That we don’t need such planning for other goods seems obvious. There is no crisis in pencils, or personal computers, or televisions, or tomatoes, or gasoline. So, what is it that is so different about water? To answer that question, let’s compare water to another good, oil. Oil is scarce, but we don’t have an oil crisis (as least not since the government got out of the business of trying to regulate oil by means of price and import/export controls). Notice also that states with a relatively greater natural scarcity of oil than New Mexico, such as Colorado, don’t have an oil crisis.
The reason we don’t have an oil crisis is that well-defined, tradable property rights exist. When such property rights exist, the market for oil resolves conflicts over the uses of oil, whether those uses be for current use such as transportation or heating or for future use (current conservation) of oil. The owners of oil have an incentive to be good stewards of their resource, because if they are not, they are the losers. The price of oil determines who purchases it for what purposes. Since oil has a price, it tends to be allocated to its highest valued use as determined only by the users themselves as they value it (personally and individually) for its alternative uses. Anticipation of the future price of oil ensures that it will not all be used up in current consumption. There is no crisis in oil today, and there will be no crisis tomorrow.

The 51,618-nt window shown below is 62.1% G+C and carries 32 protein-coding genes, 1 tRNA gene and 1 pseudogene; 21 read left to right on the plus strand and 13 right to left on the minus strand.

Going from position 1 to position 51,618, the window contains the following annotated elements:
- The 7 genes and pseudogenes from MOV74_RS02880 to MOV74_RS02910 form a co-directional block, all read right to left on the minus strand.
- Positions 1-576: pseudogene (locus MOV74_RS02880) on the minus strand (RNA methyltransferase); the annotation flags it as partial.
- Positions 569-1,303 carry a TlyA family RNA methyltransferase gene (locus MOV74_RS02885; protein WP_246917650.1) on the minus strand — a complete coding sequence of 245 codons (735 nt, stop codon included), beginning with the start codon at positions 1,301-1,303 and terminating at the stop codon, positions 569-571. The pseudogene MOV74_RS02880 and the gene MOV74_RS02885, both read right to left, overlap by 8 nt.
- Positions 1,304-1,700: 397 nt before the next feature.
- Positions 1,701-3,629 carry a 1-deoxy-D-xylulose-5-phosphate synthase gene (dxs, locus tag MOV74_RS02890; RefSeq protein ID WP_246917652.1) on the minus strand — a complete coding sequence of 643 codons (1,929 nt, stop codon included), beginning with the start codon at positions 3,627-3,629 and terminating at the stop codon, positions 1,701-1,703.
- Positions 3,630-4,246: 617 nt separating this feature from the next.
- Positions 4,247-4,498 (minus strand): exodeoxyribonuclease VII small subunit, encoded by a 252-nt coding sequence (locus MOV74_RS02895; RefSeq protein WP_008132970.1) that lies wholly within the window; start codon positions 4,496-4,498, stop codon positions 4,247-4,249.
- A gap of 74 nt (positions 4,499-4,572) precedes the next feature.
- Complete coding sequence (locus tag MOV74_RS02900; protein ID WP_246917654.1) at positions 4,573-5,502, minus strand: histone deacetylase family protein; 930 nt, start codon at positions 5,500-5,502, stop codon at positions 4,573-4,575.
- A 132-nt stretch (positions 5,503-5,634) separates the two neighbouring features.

Now contrast oil and water. The reason that we have a crisis in water is the absence of well-defined and enforceable property rights in water. Who has the right to what water is determined in a bewildering process by the State Engineer in conjunction with competing political interests. Interstate compacts and international treaties complicate that process. That process is not working. And the type of expanded planning operation being proposed cannot solve the water crisis, because the incentives are all wrong.
Only by establishing property rights in water will the crisis evaporate. Only then will price insure that water flows to its highest valued uses, whatever those uses may be (recreational, habitat, drinking, agriculture, industrial, new development, etc.). Only then will water flow unimpeded by dams of coercion or the politics of special interest. Only then will water flow from where it is relatively less scarce to New Mexico. Only then will individuals have an incentive to conserve, catch or recycle water.
In order to establish property rights in water, policy makers must navigate around a few small bars linked to two unique characteristics of water: its sources and quality. Sources are above ground streams and lakes and underground aquifers. The quantity of water available from one source may affect the quantity available from other sources. Polluters may affect quality of water. The quantity of water in an aquifer may affect the quality of the land above it. So, property rights to water must contain a quality dimension and allow compensation from those who do harm to those harmed. Preferably these compensations would take place in markets for the right to harm.